Its only been a little over a month since my previous entry, but it feels like i haven't written in ages.
We've left for and returned from Haiti. Somehow it doesn't even feel to me that we went to another country....it simply feels that we went to another community where almost everyone speaks a language we dont understand...and we got creative with ministry and creating VBS lessons on the fly, or at least in very little time--praying that the gospel was seen and heard in spite of our stumbling and some grumbling. It was a lesson in letting go of my control on a situation and being extremely flexible--not knowing what was going on from day-to-day very far in advance--trusting each moment to God's all-knowing hands. It was a study in embracing down-time, getting lots of rest--but waking up by the rooster call at sunrise. And even though i wasn't on a trip chaperoning a youth group or anything, It became an opportunity to no longer be one of the youngest adults on the trip, but to have the tables turned to be one of those middle-aged and more "experienced" people. It was my first time out of the country--my first time off the ground, even.
That's the short of it...here are some more details:
On Saturday June 18th we left Augusta about 3:30am. By about 3:30 in the afternoon we were arriving in our home for the week in Leogane, Haiti. During those twelve hours we rode in a van for 2.5 hrs, sat in an airport for 2 hrs, rode in a plane for 2 hrs, rushed through another airport eating and getting to the gate in about an hour, rode in another plane for 2 hrs, waited in lines and baggage claim in the immigration area at another airport for about 45 minutes, then jostled around in a tap-tap for another 2 hrs.
The trip was organized by the Georgia Baptist Convention Disaster Relief. GBC has a house rented in Leogane for the mission teams to use, which includes 1-2 disaster relief volunteers trained to facilitate and supervise all the incoming teams. the house can support about 24 people besides its Haitian staff and the GBC volunteers. This particular week the 24 people were: 8 of us from the Augusta area, a group we'd formed from two sister churches (Lake Park Baptist and Curtis Baptist), 14 GA baptist college students aged 18-27, plus the husband-wife team who lead them. The 8 of us didn't know each other very well, and turns out the 16 of them hadn't all met one another either, so it was a bonding experience all around.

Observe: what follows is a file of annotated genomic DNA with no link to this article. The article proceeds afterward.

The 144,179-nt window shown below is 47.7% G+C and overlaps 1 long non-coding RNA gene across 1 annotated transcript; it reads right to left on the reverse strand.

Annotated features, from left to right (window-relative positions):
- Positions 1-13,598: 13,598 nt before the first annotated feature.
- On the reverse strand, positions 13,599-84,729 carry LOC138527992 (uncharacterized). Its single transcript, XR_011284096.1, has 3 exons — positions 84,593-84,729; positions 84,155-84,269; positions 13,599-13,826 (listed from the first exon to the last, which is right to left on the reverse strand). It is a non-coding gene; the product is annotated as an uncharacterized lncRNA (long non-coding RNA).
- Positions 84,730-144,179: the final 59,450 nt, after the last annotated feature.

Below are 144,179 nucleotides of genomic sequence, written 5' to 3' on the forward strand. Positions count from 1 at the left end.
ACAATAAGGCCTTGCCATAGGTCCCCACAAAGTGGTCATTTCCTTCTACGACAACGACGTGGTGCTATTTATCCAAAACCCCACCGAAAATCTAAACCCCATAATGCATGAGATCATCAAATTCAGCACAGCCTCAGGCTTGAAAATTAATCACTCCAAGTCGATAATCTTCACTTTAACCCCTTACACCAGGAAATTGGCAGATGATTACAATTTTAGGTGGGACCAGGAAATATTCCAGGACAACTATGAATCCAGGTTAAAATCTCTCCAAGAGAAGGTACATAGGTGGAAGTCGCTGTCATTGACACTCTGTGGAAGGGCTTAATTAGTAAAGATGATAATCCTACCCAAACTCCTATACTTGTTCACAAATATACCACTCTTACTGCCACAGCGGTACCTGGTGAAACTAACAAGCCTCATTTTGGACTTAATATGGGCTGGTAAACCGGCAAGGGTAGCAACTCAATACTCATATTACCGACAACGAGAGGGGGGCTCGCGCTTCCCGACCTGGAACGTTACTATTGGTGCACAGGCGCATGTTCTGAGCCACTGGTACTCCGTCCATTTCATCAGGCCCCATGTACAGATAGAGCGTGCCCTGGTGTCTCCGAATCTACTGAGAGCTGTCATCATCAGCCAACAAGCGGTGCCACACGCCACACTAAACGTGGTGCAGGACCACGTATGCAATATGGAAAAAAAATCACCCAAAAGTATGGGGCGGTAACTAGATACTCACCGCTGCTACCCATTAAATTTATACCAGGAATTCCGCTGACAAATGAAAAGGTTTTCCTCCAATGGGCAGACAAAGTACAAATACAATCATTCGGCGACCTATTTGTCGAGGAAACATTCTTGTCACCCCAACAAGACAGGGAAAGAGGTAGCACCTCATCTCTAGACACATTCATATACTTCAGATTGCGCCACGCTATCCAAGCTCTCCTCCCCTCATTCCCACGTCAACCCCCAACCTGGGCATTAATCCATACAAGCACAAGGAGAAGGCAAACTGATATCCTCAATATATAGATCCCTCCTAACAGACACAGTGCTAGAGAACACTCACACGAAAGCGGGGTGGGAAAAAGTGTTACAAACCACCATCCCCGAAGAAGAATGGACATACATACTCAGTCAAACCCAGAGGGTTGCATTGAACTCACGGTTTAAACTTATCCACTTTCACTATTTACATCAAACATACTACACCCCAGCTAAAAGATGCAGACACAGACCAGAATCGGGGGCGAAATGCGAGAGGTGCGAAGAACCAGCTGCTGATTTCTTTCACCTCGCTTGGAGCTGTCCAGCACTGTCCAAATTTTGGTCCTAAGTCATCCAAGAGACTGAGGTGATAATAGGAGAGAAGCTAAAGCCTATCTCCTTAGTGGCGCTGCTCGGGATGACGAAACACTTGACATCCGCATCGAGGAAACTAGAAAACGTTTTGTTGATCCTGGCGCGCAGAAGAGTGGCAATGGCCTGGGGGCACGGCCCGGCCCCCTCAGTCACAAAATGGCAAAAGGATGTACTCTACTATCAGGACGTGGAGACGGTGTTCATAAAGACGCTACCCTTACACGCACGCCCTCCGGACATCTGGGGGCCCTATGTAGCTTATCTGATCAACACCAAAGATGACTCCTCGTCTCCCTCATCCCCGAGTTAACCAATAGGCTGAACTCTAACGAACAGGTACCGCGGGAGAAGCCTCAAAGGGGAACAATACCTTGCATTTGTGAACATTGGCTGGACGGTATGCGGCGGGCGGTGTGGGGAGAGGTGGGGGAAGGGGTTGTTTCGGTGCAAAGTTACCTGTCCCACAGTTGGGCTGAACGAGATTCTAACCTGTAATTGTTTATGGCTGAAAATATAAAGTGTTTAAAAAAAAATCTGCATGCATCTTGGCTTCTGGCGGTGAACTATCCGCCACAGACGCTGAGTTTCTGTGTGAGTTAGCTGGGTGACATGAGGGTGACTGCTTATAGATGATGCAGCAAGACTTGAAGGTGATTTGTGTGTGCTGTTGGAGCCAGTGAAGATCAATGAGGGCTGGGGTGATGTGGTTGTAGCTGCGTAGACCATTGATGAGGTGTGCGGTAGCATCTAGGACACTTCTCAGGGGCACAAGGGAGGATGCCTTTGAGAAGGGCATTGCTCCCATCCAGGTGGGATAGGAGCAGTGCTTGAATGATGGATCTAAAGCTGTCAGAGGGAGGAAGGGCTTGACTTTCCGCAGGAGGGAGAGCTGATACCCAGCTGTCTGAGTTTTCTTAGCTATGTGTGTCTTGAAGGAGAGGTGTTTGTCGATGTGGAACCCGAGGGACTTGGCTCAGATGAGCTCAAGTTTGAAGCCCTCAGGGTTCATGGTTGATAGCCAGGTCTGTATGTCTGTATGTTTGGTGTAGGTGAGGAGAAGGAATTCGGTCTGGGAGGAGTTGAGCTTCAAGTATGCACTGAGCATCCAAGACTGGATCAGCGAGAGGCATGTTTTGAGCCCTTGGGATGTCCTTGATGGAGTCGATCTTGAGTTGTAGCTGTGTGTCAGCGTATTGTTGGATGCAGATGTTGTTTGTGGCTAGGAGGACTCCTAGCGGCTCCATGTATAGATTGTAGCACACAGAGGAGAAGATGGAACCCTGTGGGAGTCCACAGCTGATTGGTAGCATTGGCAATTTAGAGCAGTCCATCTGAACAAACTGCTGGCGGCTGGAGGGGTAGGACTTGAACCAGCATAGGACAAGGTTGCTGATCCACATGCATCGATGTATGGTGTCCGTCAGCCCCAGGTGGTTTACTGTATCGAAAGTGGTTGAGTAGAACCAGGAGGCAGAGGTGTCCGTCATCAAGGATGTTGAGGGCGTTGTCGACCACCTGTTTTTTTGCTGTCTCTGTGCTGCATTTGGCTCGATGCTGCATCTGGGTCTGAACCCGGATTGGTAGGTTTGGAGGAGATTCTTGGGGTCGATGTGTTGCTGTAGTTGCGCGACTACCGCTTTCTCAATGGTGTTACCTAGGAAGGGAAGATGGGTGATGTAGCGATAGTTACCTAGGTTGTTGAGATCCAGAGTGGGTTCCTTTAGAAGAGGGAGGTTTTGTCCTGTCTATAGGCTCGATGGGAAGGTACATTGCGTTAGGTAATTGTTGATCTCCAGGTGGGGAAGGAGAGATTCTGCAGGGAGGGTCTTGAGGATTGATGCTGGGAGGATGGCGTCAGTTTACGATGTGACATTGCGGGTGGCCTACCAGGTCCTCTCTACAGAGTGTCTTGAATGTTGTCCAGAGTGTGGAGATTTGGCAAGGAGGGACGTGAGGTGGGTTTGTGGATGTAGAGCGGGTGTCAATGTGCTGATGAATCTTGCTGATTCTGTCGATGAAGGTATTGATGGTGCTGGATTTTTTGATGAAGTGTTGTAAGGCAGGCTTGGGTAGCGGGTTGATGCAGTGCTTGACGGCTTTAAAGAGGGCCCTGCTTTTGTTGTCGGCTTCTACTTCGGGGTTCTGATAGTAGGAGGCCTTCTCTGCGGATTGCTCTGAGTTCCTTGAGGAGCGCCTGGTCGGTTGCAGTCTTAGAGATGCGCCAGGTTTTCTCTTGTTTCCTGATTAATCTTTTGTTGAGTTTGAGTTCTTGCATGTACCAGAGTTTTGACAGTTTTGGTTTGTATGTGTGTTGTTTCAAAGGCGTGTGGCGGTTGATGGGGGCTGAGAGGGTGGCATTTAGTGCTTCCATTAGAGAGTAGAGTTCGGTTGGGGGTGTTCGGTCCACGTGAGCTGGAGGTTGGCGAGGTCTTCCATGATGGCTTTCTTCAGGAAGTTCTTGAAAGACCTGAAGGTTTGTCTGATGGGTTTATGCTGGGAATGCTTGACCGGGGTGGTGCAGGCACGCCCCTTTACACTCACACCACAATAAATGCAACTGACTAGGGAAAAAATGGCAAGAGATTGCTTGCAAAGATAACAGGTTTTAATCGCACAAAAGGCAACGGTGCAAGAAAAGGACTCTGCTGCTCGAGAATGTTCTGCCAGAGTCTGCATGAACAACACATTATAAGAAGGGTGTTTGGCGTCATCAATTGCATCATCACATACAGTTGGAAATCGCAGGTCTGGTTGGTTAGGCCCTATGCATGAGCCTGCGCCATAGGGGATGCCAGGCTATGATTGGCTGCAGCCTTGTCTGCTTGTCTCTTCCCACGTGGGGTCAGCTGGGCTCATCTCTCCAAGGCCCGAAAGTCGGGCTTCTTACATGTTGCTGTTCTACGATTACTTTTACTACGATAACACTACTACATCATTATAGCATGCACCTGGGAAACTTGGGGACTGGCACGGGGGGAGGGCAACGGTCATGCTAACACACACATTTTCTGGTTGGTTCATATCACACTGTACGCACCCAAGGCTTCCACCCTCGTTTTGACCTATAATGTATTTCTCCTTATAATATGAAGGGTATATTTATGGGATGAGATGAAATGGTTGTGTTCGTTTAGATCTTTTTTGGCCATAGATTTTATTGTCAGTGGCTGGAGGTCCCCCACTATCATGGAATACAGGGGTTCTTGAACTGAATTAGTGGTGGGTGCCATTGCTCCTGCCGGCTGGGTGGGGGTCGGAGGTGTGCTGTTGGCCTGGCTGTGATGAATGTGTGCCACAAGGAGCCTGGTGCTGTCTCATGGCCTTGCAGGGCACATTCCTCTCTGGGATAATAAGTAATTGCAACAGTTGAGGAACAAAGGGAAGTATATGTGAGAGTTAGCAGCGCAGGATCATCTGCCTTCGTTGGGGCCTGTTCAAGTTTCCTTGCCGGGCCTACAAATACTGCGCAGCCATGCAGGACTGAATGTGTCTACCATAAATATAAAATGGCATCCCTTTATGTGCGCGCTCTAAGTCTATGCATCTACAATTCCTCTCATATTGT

We arrived, rather uncertain what our job would be in Haiti. Not many think of VBS as disaster relief work, but if you stop and think about it, children are deeply impacted by disaster, and very often looked over in the very important things of being shown love and compassion, and more than anything else-they need Jesus. We knew we were "likely" be working with children, but we didn't know how they would be grouped up, if we'd see the same group daily, or if they were churched or unchurched to begin with.
Because we were so uncertain what to plan, we didn't plan anything at all prior to our flight, which God allowed to be perfect, because when we arrived at the GA house, we were shown a beautiful stockpile of supplies at our fingertips! craft kits, outdoor game supplies, construction paper, beads, string, evangelism tools in their Haitian Kreole language, you name it, we could probably find it there in the stairwell!
Our team of 8 worked with 2 churches. The first was what we like to call the "country church" and the second was the "city church." The country church was literally "over the river and through the woods." because a bridge was closed, we drove through a riverbed! (the rainy season wasn't strong at the time, so the river wasn't a big challenge, but it keeps the story interesting!)
We spent Sunday through Tuesday at the country church. This congregation has been in place for over 40 years, and their ministry is vibrant. I saw our time there was a great encouragement to the pastor, who is aging and not feeling well, and the other layleaders within the congregation. We were encouraged to meet several ladies who are great at leading the children in scripture memory and a great worship rally. They were a great help to us and I feel good about the future of that church with women like that helping bring up the truth within the children we met. They currently meet in a tin and wood-frame tent type structure, but have a foundation and are beginning the process of brick-making for rebuilding their church building. We saw 25 to 100 kids, depending on the moment.